Jessie J has admitted she was “hurt” by criticism she received as a coach on The Voice and said she was trying to fit in with the more experienced stars of the show.
The singer, real name Jessica Cornish, appeared on the first and second series of the show alongside Sir Tom Jones, Will.i.am and Danny O’Donoghue.
She will now be seen on The Voice Kids, a junior version of the show for seven to 14-year-olds, alongside returning coaches Pixie Lott, Danny Jones and will.i.am and said she is glad she was honest about the experience she had on the adult incarnation.
She told the Press Association: “I was honest about it but I also was young and I hadn’t even been in the industry for like a year and I was asked to sit next to Tom Jones, and I was just trying to fit in.
“I look back now and I understand that I was the first female coach on the show for the first series on a show that was brand new, and it was this big thing.
“Once there had been years of other female coaches that got similar slack, I realised that it wasn’t so personal but it really did hurt me and I’ve not lied about that.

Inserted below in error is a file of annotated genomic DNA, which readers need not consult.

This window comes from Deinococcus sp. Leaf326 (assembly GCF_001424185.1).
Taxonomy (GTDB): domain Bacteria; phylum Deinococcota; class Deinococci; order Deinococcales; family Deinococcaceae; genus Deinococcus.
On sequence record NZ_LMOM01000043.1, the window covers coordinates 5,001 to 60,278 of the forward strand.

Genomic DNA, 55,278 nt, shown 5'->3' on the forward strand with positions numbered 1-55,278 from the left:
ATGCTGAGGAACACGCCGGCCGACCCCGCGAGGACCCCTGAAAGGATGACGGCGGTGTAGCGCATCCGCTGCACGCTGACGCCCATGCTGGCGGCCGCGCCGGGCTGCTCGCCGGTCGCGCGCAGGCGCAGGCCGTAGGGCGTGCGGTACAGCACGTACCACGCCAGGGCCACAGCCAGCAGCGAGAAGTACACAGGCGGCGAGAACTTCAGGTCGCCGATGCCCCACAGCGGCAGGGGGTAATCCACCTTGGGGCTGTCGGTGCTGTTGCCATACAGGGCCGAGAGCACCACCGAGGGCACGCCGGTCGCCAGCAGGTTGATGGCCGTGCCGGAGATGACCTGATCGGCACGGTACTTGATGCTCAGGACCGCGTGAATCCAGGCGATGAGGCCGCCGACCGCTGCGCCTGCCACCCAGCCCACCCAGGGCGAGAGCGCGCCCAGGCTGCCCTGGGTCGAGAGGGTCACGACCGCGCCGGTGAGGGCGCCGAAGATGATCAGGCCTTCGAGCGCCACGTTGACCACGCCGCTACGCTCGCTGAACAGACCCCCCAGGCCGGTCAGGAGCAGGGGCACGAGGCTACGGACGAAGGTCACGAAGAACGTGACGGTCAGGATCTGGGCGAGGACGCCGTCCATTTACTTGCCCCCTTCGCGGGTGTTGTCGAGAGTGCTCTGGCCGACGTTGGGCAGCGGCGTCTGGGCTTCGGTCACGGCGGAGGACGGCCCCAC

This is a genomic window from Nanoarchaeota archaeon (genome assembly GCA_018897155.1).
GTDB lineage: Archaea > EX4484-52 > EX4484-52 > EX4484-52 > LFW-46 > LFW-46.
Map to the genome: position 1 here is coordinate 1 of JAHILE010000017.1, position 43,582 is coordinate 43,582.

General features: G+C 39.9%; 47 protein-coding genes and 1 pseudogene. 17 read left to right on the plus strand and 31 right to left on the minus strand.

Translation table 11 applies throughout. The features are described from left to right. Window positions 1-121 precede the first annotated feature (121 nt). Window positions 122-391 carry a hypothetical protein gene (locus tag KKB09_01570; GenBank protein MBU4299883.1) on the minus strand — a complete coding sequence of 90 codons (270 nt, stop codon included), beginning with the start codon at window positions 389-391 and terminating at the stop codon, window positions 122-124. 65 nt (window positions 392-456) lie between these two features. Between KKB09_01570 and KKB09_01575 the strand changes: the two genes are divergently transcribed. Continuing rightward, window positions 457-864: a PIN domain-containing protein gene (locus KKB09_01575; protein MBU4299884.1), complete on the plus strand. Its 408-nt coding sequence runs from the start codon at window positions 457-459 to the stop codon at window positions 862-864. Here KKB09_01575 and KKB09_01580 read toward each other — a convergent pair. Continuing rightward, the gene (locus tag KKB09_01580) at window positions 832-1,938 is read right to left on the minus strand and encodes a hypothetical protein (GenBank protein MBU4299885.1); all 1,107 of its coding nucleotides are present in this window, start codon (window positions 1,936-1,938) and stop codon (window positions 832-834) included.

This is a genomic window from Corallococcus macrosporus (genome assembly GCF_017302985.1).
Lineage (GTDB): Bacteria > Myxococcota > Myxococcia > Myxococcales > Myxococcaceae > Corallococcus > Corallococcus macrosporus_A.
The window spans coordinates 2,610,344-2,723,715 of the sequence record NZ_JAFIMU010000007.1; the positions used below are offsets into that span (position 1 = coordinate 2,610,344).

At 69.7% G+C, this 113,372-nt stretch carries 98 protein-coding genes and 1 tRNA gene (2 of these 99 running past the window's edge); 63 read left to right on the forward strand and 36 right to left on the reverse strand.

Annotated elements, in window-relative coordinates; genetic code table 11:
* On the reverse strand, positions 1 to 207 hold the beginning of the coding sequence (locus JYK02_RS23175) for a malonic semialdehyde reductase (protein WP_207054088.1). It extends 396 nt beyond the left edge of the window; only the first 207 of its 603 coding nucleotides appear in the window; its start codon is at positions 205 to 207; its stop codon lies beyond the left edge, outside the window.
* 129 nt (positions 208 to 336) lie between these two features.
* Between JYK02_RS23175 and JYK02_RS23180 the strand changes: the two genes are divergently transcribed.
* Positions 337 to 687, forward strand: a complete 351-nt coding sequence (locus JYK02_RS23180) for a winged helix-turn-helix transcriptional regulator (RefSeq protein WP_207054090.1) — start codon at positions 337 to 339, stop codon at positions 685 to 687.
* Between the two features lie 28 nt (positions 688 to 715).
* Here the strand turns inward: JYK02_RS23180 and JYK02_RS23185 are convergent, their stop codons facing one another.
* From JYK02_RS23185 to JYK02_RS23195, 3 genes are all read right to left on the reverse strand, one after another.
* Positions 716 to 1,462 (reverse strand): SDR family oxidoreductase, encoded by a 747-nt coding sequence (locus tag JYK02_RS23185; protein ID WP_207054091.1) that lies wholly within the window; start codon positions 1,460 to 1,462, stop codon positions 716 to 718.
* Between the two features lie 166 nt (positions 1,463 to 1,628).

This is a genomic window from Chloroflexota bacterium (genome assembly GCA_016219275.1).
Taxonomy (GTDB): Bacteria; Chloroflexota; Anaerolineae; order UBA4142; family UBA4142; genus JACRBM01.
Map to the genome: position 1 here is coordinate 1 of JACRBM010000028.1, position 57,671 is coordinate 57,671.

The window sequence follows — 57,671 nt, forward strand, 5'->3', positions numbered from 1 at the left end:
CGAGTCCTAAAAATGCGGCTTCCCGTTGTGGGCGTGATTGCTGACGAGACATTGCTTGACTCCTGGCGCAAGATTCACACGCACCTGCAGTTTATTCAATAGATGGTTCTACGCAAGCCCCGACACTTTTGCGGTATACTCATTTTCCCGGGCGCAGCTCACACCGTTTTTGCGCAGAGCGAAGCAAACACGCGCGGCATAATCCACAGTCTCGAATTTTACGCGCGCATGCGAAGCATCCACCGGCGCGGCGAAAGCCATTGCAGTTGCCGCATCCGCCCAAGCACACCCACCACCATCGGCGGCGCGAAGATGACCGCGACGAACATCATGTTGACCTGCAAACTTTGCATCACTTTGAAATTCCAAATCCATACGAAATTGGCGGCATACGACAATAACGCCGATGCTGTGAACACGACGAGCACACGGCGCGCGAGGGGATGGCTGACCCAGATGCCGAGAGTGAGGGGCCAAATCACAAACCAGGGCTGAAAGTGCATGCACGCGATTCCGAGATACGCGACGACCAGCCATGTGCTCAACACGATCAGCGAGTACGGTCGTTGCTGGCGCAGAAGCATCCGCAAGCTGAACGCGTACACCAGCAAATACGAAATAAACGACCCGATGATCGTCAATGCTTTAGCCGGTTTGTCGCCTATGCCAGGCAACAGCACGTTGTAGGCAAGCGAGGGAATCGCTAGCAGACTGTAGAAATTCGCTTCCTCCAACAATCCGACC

“But it hasn’t broken me and I didn’t just wither away and disappear from the UK and go home and cry myself to sleep, I went and tried to break America, and I broke China and I toured the world and I put out another two albums.
“I’m really grateful for my career and how much I’ve been able to represent the UK, and I just want people to know that I love what I do and I love to represent the UK, I love to sing and I just want to be remembered as a great singer, nothing else.”
On returning to the big red spinning chairs the coaches sit in, she said: “It feels good, it’s been a long time since the first and second series, and I’ve grown a lot and I’ve learnt a lot and experienced a lot, and had a lot of highs and a lot of lows and I’ve had failure and I’ve had success.
“I’ve lived around the world, I’ve done a TV show in China where I was a contestant, and it was an incredible experience for me to go on the other side and to compete against established Chinese singers that are incredible, and to open a door into China that I wouldn’t have if I wasn’t on the show.
“I feel really honoured to be able to do that and I’m just grateful to be back.
“It’s been so beautiful for me to have an opportunity with Pixie to publicly show women empowerment, especially women in the music industry, to lift each other up, to support each other, have comfortable, creative debate.”
Addressing the discussion around treatment of women in the music industry, she said: “I think the conversation and any time a light gets shed on something is improving it because sometimes it has to get uncomfortable to get better.
“Everything with communication and truth and honesty and self-work and digging deep, we can all be better. We can all be nicer, we can all be stronger, we can all be more patient, we can all have more empathy. But same with men, men could be nicer to men and men could talk more and be open.”
The Voice Kids UK starts on Saturday at 8pm on ITV.